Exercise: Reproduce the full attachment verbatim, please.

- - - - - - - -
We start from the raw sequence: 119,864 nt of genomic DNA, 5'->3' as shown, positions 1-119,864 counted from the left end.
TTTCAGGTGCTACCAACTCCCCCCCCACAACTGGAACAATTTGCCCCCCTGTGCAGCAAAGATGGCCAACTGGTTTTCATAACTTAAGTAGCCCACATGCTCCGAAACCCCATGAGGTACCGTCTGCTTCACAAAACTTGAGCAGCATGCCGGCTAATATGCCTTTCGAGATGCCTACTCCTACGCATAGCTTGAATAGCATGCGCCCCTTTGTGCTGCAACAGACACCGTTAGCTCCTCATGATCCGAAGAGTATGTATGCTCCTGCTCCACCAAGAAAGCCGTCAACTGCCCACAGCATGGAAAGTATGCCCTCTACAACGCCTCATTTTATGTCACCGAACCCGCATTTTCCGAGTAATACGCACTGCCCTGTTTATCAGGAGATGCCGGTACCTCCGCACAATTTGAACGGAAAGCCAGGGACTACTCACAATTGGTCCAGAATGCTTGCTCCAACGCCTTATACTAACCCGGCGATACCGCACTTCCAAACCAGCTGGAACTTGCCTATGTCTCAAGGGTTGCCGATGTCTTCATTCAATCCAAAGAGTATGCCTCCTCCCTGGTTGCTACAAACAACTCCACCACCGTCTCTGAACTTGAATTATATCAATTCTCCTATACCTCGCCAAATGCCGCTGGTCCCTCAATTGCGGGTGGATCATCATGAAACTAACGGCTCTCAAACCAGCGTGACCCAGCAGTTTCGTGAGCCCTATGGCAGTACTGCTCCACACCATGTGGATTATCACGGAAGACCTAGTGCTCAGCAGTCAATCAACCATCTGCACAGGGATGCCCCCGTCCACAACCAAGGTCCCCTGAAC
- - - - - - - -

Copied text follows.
We start from the raw sequence: 119,864 nt of genomic DNA, 5'->3' as shown, positions 1-119,864 counted from the left end.
TTTCAGGTGCTACCAACTCCCCCCCCACAACTGGAACAATTTGCCCCCCTGTGCAGCAAAGATGGCCAACTGGTTTTCATAACTTAAGTAGCCCACATGCTCCGAAACCCCATGAGGTACCGTCTGCTTCACAAAACTTGAGCAGCATGCCGGCTAATATGCCTTTCGAGATGCCTACTCCTACGCATAGCTTGAATAGCATGCGCCCCTTTGTGCTGCAACAGACACCGTTAGCTCCTCATGATCCGAAGAGTATGTATGCTCCTGCTCCACCAAGAAAGCCGTCAACTGCCCACAGCATGGAAAGTATGCCCTCTACAACGCCTCATTTTATGTCACCGAACCCGCATTTTCCGAGTAATACGCACTGCCCTGTTTATCAGGAGATGCCGGTACCTCCGCACAATTTGAACGGAAAGCCAGGGACTACTCACAATTGGTCCAGAATGCTTGCTCCAACGCCTTATACTAACCCGGCGATACCGCACTTCCAAACCAGCTGGAACTTGCCTATGTCTCAAGGGTTGCCGATGTCTTCATTCAATCCAAAGAGTATGCCTCCTCCCTGGTTGCTACAAACAACTCCACCACCGTCTCTGAACTTGAATTATATCAATTCTCCTATACCTCGCCAAATGCCGCTGGTCCCTCAATTGCGGGTGGATCATCATGAAACTAACGGCTCTCAAACCAGCGTGACCCAGCAGTTTCGTGAGCCCTATGGCAGTACTGCTCCACACCATGTGGATTATCACGGAAGACCTAGTGCTCAGCAGTCAATCAACCATCTGCACAGGGATGCCCCCGTCCACAACCAAGGTCCCCTGAAC